Works cited page
Donald Wright; “slavery in Africa”
Lisa vox ‘ African – American history guide “
“Slavery during the 16th to 18th century”
< www.religious tolerance.com>
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Ethics are generally required in any field of work for the reputation and good delivery of services without causing any conflict. In nursing they instill professionalism in practicing and enhance trust and respect from the patients, other served and the colleagues. According to (Kerridge et. al, 2009), ethics are related to communication, relationships between nurses and their patients, nurses and their colleagues, for overall trust maintenance and effective service provision.
Ethics incorporation in nursing practices as (Lachman, 2009) highlights assist in improving the general outlook of oneself hence self- respect delivers respect to others. Therefore, the aim of ethics is to ensure the nurses are wholly integrated in relations to skills and knowledge of their work, interpersonal skills plus instilling and maintaining trustworthiness and mutual respect with patients, colleagues and others served. The study aims at assessing codes of ethics applicable in Sammy and Margaret case, with correspondence of such a scenario lacking in clinical policies of GP Clinic and the reaction one ought to have when such a situation arises. There are various ethics values for practicing nurses that are relate to the case study, relating to the personal conduct where (Tarlier 2004) claims that the basis of good values correlate with personal principles hence a strong base for one’s own ethics.
Chiovatti (2011, p. 91) point out that empowering the patient to do the right thing while giving examples or interacting with them as a base of benchmarking, helps the patients well being and instills trust and respect toward the professional. In some cases, the health environment may be too complicated and uncomfortable for some patients to open up, thus any other place that a patient may feel enabled to communicate effectively, can offer efficient help to the profession and the patient. On the other hand, maintenance of professionalism (Kerridge et al. 2009), is highly ethical in such a case, for any behavior that may breach the ethics code, leads to serious consequences to the health practitioner or the nurse with termination of practicing license.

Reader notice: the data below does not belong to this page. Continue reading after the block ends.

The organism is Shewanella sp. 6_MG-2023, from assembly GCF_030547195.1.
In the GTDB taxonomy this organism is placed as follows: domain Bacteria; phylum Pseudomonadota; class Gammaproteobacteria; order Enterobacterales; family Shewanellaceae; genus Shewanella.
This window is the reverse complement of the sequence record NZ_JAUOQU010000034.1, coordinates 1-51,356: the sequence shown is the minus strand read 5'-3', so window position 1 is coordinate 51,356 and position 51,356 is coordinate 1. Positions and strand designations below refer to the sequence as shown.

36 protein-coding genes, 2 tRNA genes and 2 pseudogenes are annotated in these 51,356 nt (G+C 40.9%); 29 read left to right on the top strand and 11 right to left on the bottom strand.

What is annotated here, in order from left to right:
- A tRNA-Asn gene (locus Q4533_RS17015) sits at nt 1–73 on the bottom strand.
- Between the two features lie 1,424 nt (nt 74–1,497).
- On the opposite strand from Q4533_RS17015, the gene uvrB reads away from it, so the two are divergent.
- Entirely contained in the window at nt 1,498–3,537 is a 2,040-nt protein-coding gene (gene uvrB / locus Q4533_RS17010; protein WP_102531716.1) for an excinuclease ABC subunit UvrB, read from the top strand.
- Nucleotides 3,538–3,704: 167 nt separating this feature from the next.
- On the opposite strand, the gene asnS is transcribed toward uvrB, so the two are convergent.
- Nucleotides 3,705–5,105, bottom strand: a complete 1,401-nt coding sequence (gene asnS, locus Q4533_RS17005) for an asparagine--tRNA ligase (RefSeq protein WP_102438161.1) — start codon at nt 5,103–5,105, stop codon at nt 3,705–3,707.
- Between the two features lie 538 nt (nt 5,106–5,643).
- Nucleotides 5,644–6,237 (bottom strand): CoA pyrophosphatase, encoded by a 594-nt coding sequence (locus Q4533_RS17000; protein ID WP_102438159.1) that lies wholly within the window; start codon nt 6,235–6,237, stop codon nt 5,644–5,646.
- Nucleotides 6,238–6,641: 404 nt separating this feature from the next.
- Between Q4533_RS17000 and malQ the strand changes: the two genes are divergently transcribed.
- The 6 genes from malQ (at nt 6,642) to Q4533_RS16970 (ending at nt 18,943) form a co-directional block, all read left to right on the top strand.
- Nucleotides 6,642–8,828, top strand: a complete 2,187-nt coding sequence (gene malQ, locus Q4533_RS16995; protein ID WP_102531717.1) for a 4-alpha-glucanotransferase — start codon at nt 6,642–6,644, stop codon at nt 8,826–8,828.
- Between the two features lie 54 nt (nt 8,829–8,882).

The study reflects on ethics that nurses should possess when dealing with their patients, and their colleagues, in conjunction to the health care facility’s policies. The case has to points of evaluation, first, Sammy’s acceptance to Margaret’s offer and the implication on his own principles and the health care’s. Second point of assessment is in relation to Margaret’s offer leaving Sammy with option of accepting or declining, hence the reaction of the general perception that she might have since he had stated that, he was starving.
Most patients are required to have enough food and their diets should consider good recommended nutritional value. More so, they may be subject to stigmatization, which may affect their skills in communicating effectively. In this case, Margaret lives alone, and also dislikes eating alone, hence she is underweight. Sammy’s role as a care giver and the situation where the clinic has no policies implemented in reference to employees after work relations with patients, propels him more to accepting the offer, as a way of helping her feel socially accepted and on the other hand he can provide some tips for her to consider when she dines alone . This is in accordance to the ethical code concerning nurses’ relationship with their patients’ wellbeing (Tarlier 2004).